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Analysis

Konica Minolta Healthcare to Pay $500K to Settle False Claims Act Allegations

By John Commins  
   August 28, 2020

Federal prosecutors claim that Viztek LLC, a former subsidiary of Konica Minolta, falsely claimed that its EHR software was HHS compliant.

Konica Minolta Healthcare Americas Inc. will pay $500,000 to settle whistleblower allegations that a one-time subsidiary misrepresented the compliance status of its electronic medical records, the Department of Justice said.

Federal prosecutors in Newark, New Jersey, alleged that Viztek LLC, a former subsidiary of KMHA, violated the False Claims Act when it fraudulently obtained certification for its "EXA EHR" software by falsely claiming that the product complied with Department of Health and Human Services certification requirements. 

Because of the deception, eligible providers who used EXA EHR inadvertently submitted false claims for incentive payments to Medicare, prosecutors said.

KMHA acknowledged the settlement, but denied the allegations, which were raised in a whistleblower lawsuit.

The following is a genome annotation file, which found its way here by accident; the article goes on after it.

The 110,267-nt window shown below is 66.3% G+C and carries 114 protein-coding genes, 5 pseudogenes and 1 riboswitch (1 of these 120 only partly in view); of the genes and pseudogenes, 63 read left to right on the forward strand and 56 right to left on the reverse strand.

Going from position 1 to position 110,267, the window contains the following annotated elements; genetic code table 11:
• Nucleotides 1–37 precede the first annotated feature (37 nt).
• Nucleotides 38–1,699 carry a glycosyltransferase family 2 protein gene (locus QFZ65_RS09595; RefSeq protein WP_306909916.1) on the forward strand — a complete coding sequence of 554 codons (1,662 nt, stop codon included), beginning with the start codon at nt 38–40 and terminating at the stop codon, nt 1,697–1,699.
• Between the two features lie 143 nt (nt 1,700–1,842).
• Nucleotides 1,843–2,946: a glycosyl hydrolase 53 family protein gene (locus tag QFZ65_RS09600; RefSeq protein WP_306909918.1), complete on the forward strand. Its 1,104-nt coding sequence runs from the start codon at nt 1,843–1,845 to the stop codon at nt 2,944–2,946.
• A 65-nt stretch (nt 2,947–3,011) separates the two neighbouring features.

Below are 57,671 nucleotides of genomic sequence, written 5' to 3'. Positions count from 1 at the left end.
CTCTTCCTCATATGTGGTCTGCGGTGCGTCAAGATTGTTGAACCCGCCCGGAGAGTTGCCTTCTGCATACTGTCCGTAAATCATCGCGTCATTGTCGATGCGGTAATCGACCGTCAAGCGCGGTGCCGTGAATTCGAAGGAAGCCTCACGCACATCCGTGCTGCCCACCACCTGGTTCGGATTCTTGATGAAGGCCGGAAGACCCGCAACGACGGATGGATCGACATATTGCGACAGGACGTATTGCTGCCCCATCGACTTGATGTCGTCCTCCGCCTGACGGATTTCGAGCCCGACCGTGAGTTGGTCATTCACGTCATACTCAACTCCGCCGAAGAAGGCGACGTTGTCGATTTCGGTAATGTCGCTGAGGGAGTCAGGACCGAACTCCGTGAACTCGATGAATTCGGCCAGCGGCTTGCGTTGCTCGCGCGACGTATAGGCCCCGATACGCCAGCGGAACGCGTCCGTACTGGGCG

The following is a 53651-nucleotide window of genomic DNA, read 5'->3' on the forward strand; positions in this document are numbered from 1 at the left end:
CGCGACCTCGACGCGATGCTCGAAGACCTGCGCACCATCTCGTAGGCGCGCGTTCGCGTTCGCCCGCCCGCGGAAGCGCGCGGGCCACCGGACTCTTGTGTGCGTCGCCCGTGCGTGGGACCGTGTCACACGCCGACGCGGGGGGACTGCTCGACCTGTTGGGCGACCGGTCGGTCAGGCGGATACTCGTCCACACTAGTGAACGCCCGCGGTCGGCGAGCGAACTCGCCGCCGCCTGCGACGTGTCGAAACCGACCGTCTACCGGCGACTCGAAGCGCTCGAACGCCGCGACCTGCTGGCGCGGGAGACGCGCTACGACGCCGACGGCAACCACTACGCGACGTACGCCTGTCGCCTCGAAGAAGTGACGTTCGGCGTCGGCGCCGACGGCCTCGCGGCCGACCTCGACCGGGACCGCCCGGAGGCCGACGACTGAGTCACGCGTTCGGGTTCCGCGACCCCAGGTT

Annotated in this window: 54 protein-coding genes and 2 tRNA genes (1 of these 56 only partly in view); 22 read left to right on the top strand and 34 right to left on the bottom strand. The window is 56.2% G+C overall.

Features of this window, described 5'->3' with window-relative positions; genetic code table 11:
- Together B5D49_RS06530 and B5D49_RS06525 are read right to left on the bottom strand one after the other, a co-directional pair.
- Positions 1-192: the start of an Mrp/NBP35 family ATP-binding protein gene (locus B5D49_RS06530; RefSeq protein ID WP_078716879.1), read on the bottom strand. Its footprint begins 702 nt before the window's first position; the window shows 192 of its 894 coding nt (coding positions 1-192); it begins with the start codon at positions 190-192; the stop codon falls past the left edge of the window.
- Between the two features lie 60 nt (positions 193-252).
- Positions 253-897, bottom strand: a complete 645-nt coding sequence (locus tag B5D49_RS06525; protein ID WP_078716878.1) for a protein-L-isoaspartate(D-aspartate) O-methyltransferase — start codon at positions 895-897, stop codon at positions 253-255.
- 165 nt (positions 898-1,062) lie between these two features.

KMHA Responds

Wayne, New Jersey-based KMHA said "the allegations emanated from a time prior to KMHA’s acquisition of Viztek."

"The company cooperated fully with the government's investigation and maintains that the allegations are unfounded," KMHA said. "Given the high costs and future time demands associated with the investigation, this resolution is in the best interest of the business."

"Without the ongoing management distraction, KMHA can assure its focus remains true to its core mission of contributing to life changing healthcare solutions."

“The company cooperated fully with the government's investigation and maintains that the allegations are unfounded.”

John Commins is a content specialist and online news editor for HealthLeaders, a Simplify Compliance brand.

Photo credit: Mark Van Scyoc / Shutterstock


KEY TAKEAWAYS

Federal prosecutors alleged that EHR vendor Viztek LLC violated the False Claims.

Viztek allegedly fraudulently obtained certification for its "EXA EHR," software by falsely claiming that the product was HHS compliant. 

Because of the deception, providers who used EXA EHR inadvertently submitted false claims for incentive payments to Medicare.

KMHA acknowledged the settlement, but said "the allegations emanated from a time prior to KMHA’s acquisition of Viztek."


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